A barista whose friendly banter with customers allegedly extended to asking them "what the f*** do you want" has won $16,000 from her former employers after she was fired for using foul language.
Rachel Ferrari started work at The Flying Bean coffee cart on The Esplanade in Petone in February 2015.
Her employment had been largely harmonious but in 2017 Flying Bean director Rachel Solomon-Smith asked her to be careful in how she spoke to clients, the Employment Relations Authority said. Ferrari admitted she sometimes swore in front of customers.
But she claimed that "regular clientele liked their coffee served with robust social interaction, and her "friendly banter" contributed to the reason customers would keep coming back to the cart, the authority said.
In February 22, 2018 Solomon-Smith told Ferrari and a colleague to stop swearing around customers.
But two days later a customer laid a complaint, saying the barista often used foul language such as asking "What the f*** do you want".
"I don't mind when it's just me, but many times she speaks like this when other customers are there waiting for coffee or waiting to be served. Some have expressed to
me that the language was a bit much," the customer told Flying Bean director Robert Smith in an email.
The Flying Bean wrote to Ferrari in March to say they were treating the issue as serious misconduct and considering dismissal.
Later that month she and a witness met with her employers, at which time she commented along the lines that the swearing was "just banter", and "I know who I can and who I can't banter/swear with".
Her bosses concluded she would not stop swearing or change her behaviour, and wrote to her to say they were intending to fire her.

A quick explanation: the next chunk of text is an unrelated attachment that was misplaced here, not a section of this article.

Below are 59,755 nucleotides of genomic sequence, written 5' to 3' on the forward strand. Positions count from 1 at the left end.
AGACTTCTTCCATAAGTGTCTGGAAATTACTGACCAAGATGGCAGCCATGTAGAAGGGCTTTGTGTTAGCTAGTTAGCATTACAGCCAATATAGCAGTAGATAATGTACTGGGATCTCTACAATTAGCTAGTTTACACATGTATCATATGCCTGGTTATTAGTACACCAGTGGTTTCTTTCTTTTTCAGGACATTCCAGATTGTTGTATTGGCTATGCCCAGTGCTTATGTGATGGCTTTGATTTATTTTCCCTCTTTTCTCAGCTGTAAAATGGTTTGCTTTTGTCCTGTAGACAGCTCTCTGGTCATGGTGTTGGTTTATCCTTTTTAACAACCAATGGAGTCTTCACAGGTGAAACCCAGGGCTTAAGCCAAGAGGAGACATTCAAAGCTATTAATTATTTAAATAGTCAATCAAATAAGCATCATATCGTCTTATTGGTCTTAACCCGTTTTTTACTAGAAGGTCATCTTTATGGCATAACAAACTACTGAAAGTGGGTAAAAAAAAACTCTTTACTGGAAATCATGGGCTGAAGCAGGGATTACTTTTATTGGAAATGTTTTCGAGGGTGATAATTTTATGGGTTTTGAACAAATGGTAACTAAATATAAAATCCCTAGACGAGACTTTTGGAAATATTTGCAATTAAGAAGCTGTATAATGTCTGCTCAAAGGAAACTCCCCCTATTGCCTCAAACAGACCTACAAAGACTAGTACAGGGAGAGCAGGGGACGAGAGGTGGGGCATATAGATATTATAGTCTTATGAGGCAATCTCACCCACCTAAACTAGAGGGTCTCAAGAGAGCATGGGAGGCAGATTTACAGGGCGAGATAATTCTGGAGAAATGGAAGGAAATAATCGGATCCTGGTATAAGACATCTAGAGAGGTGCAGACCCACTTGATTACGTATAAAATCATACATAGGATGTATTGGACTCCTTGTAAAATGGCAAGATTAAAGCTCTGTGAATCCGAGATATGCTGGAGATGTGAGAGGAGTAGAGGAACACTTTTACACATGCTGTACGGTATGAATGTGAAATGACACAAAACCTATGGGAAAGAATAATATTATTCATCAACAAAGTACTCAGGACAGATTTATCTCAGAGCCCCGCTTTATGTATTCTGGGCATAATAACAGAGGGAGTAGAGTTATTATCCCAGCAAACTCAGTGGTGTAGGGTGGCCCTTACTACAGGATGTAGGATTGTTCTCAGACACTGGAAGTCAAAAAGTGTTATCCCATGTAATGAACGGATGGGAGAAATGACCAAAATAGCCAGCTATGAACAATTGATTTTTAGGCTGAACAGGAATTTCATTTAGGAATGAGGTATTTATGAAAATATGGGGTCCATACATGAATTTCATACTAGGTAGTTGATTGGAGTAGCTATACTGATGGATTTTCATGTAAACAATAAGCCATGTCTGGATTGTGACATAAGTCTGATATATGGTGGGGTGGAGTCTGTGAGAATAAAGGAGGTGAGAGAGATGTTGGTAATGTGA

Ferrari then filed a personal grievance with the Employment Relations Authority, in part claiming the Flying Bean did not give her enough information to respond to the complaints.
The hearing said there was "no real dispute that [the barista's] language towards customers was full-bodied", and Smith had characterised the barista as a "rough diamond".
But Smith conceded that while Ferrari had at times been asked to mind her language she had never been disciplined on the matter before - which suggested her language was tolerated until February 22, the authority said.
A fair and reasonable employer would not discipline an employee for conduct it had previously accepted, the authority said.
It would thus only be fair to take disciplinary action after the February meeting.
The authority also found the Flying Bean did not properly investigate exactly when the swearing happened, leaving Ferrari at a unjustifiable disadvantage.
It was unlikely Ferrari had sworn at the customer between the staff meeting on February 22 - when Ferrari had been told not to swear - and the complaint on February 24, as she had not been rostered on to make coffee in that time.
At their meeting in March it appeared the two parties had been talking at cross purposes, the ERA said. The Flying Bean's directors believed Ferrari was refusing to change her behaviour, but in fact it was likely she had been referring to events prior to February 22.
A letter from Ferrari said she had taken on board concerns about her language - undermining the cafe's claim that she was not willing to change.
Ferrari said she had been distressed by her employer's actions and had gone to a "dark place". The authority awarded her $12,000 for distress and humiliation plus $4186 in lost wages and interest, covering the eight weeks it took her to find another permanent job.